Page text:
'Cars Are Not Slowing Down': Administrators, Council Members And Parents Talk Crosswalk Crashes
Before Cincinnati Public School students return from Christmas break, parents, school administrators and council members want safety measures in place to decrease the number of kids hit by cars while walking to school.
Thirteen have been struck since September. One especially dangerous area is near Dater and Western Hills high schools. On December 20, two students were hit in a crosswalk. In a news release, the City of Cincinnati says it had "stepped up pedestrian safety enforcement and determent due to situations like this."
Fifteen-year-old Gabriella Rodriguez was on her way to a school bus stop September 10 when she was killed by a hit-and-run driver. Her mother, Shawna Rodriguez, spoke at Council's Law and Public Safety meeting Thursday.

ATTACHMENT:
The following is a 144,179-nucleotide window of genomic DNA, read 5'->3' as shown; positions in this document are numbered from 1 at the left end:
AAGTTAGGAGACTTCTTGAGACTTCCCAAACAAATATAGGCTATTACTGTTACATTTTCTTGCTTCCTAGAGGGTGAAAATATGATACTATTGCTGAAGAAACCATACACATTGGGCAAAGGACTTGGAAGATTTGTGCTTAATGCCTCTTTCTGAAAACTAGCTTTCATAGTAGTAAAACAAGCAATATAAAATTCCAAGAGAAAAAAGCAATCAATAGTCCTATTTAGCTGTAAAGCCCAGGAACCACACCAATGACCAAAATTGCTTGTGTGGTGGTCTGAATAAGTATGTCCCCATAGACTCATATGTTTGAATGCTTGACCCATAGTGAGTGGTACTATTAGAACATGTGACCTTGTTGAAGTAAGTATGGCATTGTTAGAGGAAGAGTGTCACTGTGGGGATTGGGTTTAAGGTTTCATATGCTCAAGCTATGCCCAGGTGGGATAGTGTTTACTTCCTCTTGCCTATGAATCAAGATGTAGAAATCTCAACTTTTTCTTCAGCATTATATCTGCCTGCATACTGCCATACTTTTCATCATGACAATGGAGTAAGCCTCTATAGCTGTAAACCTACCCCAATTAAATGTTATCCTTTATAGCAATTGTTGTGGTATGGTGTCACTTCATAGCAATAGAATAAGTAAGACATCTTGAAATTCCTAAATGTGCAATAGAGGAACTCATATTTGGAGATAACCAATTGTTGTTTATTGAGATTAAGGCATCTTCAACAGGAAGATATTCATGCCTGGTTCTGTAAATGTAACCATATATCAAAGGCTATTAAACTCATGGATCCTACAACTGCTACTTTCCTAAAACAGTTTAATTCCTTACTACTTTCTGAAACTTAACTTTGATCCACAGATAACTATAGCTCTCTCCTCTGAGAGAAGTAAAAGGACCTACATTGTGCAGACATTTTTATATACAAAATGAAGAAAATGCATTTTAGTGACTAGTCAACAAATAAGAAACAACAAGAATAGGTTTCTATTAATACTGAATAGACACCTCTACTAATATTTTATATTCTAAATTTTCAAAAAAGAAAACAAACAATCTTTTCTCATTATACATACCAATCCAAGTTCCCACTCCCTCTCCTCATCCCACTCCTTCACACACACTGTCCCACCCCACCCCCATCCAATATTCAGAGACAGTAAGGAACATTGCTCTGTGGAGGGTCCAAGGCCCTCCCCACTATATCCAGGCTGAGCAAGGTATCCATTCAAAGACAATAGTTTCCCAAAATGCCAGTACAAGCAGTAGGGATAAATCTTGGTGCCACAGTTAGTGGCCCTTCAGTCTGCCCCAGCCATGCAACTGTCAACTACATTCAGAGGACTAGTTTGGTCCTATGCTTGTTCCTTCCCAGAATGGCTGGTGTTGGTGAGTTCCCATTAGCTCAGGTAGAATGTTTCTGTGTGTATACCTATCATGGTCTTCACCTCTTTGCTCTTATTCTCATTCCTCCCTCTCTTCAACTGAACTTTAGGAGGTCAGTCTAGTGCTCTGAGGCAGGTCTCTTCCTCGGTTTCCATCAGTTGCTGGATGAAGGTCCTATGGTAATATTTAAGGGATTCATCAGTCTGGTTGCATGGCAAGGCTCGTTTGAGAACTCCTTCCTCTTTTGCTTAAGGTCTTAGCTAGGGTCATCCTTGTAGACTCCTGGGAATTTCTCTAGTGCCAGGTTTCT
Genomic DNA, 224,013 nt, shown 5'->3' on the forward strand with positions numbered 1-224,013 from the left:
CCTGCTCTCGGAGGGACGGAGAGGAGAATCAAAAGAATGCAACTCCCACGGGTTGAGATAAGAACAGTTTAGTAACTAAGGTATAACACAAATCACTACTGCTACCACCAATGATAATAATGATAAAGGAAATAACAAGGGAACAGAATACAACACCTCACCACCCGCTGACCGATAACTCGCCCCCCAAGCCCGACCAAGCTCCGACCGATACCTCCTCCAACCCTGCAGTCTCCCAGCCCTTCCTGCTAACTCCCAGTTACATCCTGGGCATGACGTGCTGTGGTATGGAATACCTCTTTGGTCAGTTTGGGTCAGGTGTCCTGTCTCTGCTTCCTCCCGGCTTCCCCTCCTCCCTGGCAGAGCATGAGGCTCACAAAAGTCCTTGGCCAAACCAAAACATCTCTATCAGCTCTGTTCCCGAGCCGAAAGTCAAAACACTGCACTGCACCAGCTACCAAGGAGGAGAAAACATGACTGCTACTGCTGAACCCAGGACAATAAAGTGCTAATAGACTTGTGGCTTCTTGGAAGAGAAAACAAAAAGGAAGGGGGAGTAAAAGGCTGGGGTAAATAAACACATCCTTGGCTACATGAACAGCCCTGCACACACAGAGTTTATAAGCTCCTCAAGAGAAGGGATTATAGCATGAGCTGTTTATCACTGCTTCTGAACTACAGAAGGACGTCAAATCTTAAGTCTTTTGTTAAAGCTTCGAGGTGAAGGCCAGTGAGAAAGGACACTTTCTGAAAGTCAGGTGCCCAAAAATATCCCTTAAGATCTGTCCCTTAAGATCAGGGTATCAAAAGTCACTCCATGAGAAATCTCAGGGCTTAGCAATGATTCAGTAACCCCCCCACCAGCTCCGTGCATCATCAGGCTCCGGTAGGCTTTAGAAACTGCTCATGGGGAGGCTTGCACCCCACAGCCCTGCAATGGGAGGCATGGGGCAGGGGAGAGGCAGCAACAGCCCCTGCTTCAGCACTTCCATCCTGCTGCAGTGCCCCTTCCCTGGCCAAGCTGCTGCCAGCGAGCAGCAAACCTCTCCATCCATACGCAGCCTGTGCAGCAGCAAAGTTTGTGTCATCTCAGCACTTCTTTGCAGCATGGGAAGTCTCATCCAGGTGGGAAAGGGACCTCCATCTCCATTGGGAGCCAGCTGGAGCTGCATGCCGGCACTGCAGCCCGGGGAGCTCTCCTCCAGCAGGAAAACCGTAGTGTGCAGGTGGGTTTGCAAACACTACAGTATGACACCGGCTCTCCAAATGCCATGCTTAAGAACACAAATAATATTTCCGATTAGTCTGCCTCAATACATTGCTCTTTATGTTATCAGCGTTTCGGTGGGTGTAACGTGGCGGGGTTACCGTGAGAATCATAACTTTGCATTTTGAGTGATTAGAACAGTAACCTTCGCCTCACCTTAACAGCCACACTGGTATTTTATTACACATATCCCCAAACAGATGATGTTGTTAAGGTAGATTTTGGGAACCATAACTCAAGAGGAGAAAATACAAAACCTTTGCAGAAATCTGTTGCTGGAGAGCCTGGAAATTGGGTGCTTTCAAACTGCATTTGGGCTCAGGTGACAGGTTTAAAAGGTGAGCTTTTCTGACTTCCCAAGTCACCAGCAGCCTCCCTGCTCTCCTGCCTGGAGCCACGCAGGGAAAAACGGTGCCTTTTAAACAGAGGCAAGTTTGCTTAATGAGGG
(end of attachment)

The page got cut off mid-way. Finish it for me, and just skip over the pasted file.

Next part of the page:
"I don't care if you are 15. I don't care if you are 70," she said. "You shouldn't have to cross four lanes of a roadway."
Western Hills Principal Dr. Carlos Blair is taking Gabriella's death hard. He says he has reallocated some security guards to the crosswalk on Ferguson and Prosperity and says, "the cars are just not slowing down."
At the council committee meeting, Dater Principal Stephen Sipple pressed for change. "Time has now become the issue. Kids are being struck at such an alarming rate we need to do something as quickly as possible."
Councilman P.G. Sittenfeld sees the problem as solvable. "There are things we can do if the will is there that can make sure that kids are not getting hit when crossing the street."
Sittenfeld wants a missing traffic control paddle replaced. He called for brighter lights and changes in bus parking patterns.
Committee Chair Christopher Smitherman will hold another meeting on school crosswalk safety January 7. This follows a SORTA meeting January 2 where police will attend to talk about a greater presence in the area.
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